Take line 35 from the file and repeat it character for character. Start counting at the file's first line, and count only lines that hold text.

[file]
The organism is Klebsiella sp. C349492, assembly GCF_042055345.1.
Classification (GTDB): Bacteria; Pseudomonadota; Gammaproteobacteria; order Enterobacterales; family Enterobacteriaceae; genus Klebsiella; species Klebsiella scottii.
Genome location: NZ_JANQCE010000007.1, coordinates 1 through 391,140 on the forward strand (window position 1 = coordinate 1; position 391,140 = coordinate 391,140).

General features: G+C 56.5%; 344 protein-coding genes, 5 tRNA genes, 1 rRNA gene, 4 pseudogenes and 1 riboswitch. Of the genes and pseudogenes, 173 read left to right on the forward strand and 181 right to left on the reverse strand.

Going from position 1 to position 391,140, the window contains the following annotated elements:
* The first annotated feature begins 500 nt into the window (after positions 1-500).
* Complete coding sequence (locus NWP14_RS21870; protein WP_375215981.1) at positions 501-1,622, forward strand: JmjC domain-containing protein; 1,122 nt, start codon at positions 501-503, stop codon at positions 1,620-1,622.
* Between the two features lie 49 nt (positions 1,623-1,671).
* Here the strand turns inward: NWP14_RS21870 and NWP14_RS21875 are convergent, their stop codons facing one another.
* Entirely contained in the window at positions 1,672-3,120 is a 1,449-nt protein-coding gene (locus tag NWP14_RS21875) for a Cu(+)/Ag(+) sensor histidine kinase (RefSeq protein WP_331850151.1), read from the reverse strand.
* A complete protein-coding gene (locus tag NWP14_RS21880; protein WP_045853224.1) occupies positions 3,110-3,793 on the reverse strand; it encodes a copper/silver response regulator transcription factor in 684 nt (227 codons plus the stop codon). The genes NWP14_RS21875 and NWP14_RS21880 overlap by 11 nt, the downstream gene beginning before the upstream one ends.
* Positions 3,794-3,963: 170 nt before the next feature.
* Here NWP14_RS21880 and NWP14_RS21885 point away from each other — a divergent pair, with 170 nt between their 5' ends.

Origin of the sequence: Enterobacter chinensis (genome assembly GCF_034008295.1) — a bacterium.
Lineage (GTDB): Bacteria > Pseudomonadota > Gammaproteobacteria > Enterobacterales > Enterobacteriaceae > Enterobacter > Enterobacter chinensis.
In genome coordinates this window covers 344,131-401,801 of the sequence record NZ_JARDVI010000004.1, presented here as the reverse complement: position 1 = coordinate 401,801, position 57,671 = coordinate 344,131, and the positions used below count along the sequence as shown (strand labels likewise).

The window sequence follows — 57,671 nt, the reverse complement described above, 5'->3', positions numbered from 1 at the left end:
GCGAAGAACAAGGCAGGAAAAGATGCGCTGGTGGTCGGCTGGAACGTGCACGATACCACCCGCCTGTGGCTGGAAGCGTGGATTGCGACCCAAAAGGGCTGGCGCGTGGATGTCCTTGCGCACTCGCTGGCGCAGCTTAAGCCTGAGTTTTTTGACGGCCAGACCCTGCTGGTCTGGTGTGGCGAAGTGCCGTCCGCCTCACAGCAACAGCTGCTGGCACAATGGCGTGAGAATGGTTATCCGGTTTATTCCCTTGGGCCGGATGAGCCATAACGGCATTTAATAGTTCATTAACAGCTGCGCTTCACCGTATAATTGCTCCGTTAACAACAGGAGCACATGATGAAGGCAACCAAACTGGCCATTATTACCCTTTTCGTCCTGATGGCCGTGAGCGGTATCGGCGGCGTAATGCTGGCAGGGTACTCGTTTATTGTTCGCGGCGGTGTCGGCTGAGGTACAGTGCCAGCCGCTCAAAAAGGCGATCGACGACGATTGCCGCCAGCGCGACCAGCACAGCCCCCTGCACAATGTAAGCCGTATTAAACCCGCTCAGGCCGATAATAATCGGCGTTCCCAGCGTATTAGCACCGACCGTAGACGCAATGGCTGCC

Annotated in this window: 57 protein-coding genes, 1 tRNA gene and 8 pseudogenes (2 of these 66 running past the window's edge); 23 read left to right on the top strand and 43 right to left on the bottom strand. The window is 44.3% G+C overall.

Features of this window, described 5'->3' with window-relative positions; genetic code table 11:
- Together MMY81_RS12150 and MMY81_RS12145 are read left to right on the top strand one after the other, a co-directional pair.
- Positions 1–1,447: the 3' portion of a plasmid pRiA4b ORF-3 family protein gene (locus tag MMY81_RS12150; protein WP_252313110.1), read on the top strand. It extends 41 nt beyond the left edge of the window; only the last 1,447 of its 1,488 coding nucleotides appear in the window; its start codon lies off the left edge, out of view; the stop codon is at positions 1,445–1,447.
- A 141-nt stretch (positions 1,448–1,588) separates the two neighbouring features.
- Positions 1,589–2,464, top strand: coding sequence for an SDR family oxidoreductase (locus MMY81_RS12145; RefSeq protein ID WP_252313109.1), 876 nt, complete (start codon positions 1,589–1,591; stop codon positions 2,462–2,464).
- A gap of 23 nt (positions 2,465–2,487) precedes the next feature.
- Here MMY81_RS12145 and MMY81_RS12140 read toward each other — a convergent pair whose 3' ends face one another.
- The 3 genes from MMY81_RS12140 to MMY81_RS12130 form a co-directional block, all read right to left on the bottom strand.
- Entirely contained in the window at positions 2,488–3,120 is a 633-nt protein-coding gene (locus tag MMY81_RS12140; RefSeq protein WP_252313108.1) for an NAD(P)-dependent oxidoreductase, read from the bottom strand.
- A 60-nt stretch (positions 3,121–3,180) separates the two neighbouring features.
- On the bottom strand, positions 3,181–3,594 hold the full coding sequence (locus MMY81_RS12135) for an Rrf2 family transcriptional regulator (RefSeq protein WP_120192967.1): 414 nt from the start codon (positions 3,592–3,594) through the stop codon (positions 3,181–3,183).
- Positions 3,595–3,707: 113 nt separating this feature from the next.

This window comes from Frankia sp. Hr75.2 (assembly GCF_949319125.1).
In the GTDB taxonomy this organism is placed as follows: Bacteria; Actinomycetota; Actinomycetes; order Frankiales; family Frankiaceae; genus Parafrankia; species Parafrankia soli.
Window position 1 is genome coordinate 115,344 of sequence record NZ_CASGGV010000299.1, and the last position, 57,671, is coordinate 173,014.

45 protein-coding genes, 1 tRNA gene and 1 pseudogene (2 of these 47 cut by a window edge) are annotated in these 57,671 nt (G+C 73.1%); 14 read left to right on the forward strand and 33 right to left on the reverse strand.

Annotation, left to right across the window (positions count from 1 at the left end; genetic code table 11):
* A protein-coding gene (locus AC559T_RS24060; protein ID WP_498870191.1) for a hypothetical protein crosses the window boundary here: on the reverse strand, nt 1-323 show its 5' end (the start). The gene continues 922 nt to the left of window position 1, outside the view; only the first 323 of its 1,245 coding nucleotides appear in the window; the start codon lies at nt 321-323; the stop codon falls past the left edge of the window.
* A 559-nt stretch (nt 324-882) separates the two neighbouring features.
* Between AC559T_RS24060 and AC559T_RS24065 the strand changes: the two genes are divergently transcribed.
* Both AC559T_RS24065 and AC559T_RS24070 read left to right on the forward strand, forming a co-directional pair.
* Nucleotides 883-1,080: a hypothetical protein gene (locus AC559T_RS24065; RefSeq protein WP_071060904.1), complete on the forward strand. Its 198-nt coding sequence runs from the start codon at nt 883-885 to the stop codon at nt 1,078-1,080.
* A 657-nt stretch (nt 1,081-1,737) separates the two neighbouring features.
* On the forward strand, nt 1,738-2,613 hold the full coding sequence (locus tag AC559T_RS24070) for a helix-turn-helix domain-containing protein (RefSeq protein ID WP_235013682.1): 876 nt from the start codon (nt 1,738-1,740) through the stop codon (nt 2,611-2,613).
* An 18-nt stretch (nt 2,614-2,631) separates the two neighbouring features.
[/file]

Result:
45 protein-coding genes, 1 tRNA gene and 1 pseudogene (2 of these 47 cut by a window edge) are annotated in these 57,671 nt (G+C 73.1%); 14 read left to right on the forward strand and 33 right to left on the reverse strand.